Any kind of heart-related medical test or procedure can feel stressful. However, ironically enough, one that you shouldn’t stress about is the stress test. You’ve probably seen images on television or movies of a person walking or jogging on a treadmill with wires attached to their bodies. Often those images are of someone undergoing a stress test. Basically, a stress test is an evaluation that your cardiologist uses to determine how your heart will perform when it’s under stress. Cardiologists face a problem: you’re relaxed and comfortable when in their office, and any tests you undergo only get a partial view of what’s happening inside your body. This test helps provide a clearer picture of what’s happening throughout the day.

How Does A Stress Test Work?

During your test, the technician will put you into a situation that will raise your heart rate. Depending on your physical ability, that may be walking or jogging, or in some cases, they will use chemicals to raise your heart rate artificially. Electrodes, a blood pressure cuff, and in some cases, a tube to breathe in are placed on your body to monitor you during the test. You’ll continue exercising until your heart rate has reached a predetermined level or you are unable to continue. The data from a stress test is used to diagnose coronary artery disease, heart rhythm issues, and more.

Before The Test

But the question many people ask us is, “how can I prepare for my stress test?” And the truth is, there isn’t much you need to do to prepare. This isn’t a test you’re trying to ace, and you’re not attempting to impress anyone with your high score. The test is a diagnostic opportunity, and your doctor wants to know what’s happening in real-time so they can treat you properly.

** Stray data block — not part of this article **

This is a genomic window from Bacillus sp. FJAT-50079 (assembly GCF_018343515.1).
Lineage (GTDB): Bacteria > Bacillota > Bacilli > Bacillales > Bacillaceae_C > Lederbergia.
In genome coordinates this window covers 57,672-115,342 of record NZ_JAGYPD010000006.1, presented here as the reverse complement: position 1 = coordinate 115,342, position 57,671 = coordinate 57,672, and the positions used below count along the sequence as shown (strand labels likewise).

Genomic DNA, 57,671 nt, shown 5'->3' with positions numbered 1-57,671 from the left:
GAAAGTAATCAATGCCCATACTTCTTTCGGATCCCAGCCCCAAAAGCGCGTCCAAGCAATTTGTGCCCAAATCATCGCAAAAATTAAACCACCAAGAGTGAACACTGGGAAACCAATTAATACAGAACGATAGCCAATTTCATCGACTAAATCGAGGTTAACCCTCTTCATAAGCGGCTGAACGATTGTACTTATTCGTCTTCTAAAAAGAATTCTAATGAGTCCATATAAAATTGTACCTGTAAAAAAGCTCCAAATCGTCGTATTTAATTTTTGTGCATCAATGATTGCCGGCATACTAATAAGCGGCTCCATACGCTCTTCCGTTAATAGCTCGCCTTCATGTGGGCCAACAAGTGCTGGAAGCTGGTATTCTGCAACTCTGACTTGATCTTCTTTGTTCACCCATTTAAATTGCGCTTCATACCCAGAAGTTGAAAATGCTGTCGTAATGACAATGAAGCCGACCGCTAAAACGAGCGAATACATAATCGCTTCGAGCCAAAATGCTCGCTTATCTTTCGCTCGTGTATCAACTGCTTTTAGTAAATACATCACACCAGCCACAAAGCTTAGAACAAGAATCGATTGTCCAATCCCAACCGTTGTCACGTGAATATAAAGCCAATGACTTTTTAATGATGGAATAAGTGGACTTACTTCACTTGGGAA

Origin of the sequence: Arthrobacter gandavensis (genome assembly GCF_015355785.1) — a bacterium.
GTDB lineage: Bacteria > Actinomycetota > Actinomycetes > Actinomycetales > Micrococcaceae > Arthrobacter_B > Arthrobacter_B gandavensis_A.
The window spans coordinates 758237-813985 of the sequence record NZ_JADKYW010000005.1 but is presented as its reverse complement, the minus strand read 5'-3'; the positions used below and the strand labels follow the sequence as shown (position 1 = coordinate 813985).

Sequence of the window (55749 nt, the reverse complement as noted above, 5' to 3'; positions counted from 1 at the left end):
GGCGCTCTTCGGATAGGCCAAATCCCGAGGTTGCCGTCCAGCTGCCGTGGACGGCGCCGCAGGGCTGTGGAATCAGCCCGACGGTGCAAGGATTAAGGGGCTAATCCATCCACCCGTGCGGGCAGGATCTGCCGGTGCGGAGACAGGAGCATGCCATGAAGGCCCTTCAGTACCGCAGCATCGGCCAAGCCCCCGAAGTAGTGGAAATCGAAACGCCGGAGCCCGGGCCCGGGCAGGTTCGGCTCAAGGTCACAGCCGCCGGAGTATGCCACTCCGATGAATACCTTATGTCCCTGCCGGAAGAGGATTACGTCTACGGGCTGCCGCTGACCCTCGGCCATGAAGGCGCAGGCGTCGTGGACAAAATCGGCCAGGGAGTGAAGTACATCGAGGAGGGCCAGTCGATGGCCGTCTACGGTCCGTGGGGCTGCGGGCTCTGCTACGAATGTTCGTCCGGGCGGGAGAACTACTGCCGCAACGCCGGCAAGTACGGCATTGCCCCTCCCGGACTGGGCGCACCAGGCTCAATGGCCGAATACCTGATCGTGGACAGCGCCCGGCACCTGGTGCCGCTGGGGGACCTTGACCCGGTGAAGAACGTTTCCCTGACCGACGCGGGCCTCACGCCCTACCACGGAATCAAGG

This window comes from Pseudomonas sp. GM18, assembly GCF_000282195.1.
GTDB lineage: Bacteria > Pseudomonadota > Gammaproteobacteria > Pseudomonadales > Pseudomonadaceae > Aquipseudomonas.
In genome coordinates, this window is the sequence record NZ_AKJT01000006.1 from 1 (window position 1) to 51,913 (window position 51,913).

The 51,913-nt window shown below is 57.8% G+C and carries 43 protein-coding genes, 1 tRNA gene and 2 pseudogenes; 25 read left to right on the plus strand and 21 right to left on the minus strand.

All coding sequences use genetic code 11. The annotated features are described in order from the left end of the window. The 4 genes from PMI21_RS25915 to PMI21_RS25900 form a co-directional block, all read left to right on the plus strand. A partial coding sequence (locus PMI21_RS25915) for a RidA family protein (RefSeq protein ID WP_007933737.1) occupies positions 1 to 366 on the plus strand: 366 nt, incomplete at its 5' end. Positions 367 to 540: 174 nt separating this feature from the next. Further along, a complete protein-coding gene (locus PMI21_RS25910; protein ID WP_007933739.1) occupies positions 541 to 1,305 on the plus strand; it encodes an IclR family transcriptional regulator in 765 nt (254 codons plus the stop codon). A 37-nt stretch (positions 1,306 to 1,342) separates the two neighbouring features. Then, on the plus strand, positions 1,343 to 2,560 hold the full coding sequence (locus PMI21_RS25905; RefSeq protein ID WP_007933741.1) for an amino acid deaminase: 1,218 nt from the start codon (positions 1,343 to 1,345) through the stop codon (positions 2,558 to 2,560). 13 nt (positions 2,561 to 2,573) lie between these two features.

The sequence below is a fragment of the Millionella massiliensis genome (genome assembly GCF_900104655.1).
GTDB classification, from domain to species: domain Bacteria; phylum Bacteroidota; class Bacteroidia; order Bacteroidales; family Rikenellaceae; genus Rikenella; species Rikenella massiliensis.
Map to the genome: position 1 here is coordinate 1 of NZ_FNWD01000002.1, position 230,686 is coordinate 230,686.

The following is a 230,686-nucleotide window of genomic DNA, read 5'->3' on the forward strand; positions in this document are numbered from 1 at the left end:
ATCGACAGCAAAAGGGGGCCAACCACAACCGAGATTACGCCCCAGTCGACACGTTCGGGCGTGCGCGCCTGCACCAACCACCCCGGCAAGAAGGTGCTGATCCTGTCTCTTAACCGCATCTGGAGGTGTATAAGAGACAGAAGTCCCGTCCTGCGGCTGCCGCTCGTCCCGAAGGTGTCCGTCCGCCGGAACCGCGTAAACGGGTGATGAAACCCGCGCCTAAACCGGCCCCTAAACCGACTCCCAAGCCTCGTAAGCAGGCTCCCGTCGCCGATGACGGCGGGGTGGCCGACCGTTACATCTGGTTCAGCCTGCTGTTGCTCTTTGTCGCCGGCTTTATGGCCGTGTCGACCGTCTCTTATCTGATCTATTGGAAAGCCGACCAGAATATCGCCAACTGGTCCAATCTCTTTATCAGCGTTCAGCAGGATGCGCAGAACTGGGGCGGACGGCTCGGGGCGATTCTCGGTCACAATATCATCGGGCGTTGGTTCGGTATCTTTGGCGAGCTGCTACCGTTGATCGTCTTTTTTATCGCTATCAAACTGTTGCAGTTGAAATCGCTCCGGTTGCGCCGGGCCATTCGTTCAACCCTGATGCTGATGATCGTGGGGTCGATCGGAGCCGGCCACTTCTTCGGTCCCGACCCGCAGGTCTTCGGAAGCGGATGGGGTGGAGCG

That said, your cardiologist will ask some things of you the night before your exam. You may be asked to fast for a period before your test and avoid caffeine the day before. Your doctor will give you specific instructions to help you prepare effectively. Additionally, your doctor will tell you what medications to take or avoid taking the day of your test.

If you have existing breathing issues requiring an inhaler, you will want to bring that medication. And most importantly, you should wear loose, comfortable clothing and appropriate shoes that you would wear when exercising in your day-to-day life.

Stress tests vary in duration but generally take an hour from start to finish, including preparation. Never fear, you won’t spend the whole hour exercising! Even after the exercise portion is over, you may be asked to stand still or lay down so that your doctor can continue to monitor you.

The results from your test will be exceedingly helpful in either diagnosing one of the aforementioned cardiac conditions or giving you a clean bill of health. If your test results are abnormal, your cardiologist may order further testing to get to the bottom of your health concerns. Like any other diagnostic test, this test is essential in your doctor’s toolbox and should give you a sense of confidence rather than anxiety. After all, the more data your doctor has, the more successfully they can treat you.

If you have a family history of cardiac problems or have concerning symptoms, we urge you to find a cardiologist who can track your heart health. If you’re looking for a cardiology practice, we’d love to serve you. Contact our office to learn more about our services or for further information about our diagnostic testing options.